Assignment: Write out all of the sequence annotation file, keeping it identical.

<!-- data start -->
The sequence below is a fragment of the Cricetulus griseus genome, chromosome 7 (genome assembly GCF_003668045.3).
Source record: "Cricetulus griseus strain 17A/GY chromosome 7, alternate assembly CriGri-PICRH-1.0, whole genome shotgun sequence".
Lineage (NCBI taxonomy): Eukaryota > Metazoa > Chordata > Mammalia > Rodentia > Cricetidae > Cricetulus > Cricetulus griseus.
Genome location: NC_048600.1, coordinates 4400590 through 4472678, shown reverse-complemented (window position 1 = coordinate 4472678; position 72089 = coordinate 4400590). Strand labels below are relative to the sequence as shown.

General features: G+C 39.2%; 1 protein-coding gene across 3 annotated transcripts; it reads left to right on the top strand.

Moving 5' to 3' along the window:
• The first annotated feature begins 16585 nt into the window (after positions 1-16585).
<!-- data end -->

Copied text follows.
The sequence below is a fragment of the Cricetulus griseus genome, chromosome 7 (genome assembly GCF_003668045.3).
Source record: "Cricetulus griseus strain 17A/GY chromosome 7, alternate assembly CriGri-PICRH-1.0, whole genome shotgun sequence".
Lineage (NCBI taxonomy): Eukaryota > Metazoa > Chordata > Mammalia > Rodentia > Cricetidae > Cricetulus > Cricetulus griseus.
Genome location: NC_048600.1, coordinates 4400590 through 4472678, shown reverse-complemented (window position 1 = coordinate 4472678; position 72089 = coordinate 4400590). Strand labels below are relative to the sequence as shown.

General features: G+C 39.2%; 1 protein-coding gene across 3 annotated transcripts; it reads left to right on the top strand.

Moving 5' to 3' along the window:
• The first annotated feature begins 16585 nt into the window (after positions 1-16585).